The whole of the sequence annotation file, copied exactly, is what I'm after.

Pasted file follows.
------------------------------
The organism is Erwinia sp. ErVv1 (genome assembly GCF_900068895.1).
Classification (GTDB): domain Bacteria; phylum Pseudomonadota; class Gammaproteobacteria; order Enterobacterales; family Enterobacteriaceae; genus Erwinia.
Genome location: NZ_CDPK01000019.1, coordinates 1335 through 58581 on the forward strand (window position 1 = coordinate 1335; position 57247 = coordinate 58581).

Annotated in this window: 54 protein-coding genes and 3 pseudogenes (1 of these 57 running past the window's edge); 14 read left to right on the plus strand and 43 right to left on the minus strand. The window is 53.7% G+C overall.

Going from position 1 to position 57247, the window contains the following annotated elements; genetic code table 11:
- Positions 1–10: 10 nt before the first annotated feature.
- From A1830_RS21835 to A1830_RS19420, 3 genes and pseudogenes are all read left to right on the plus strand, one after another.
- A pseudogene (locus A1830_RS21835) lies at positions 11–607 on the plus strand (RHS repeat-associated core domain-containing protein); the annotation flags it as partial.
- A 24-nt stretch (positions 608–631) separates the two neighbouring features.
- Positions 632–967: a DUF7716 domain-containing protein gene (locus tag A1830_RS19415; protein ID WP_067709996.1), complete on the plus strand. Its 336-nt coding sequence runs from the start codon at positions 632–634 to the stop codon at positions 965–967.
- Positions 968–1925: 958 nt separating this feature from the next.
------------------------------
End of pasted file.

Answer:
The organism is Erwinia sp. ErVv1 (genome assembly GCF_900068895.1).
Classification (GTDB): domain Bacteria; phylum Pseudomonadota; class Gammaproteobacteria; order Enterobacterales; family Enterobacteriaceae; genus Erwinia.
Genome location: NZ_CDPK01000019.1, coordinates 1335 through 58581 on the forward strand (window position 1 = coordinate 1335; position 57247 = coordinate 58581).

Annotated in this window: 54 protein-coding genes and 3 pseudogenes (1 of these 57 running past the window's edge); 14 read left to right on the plus strand and 43 right to left on the minus strand. The window is 53.7% G+C overall.

Going from position 1 to position 57247, the window contains the following annotated elements; genetic code table 11:
- Positions 1–10: 10 nt before the first annotated feature.
- From A1830_RS21835 to A1830_RS19420, 3 genes and pseudogenes are all read left to right on the plus strand, one after another.
- A pseudogene (locus A1830_RS21835) lies at positions 11–607 on the plus strand (RHS repeat-associated core domain-containing protein); the annotation flags it as partial.
- A 24-nt stretch (positions 608–631) separates the two neighbouring features.
- Positions 632–967: a DUF7716 domain-containing protein gene (locus tag A1830_RS19415; protein ID WP_067709996.1), complete on the plus strand. Its 336-nt coding sequence runs from the start codon at positions 632–634 to the stop codon at positions 965–967.
- Positions 968–1925: 958 nt separating this feature from the next.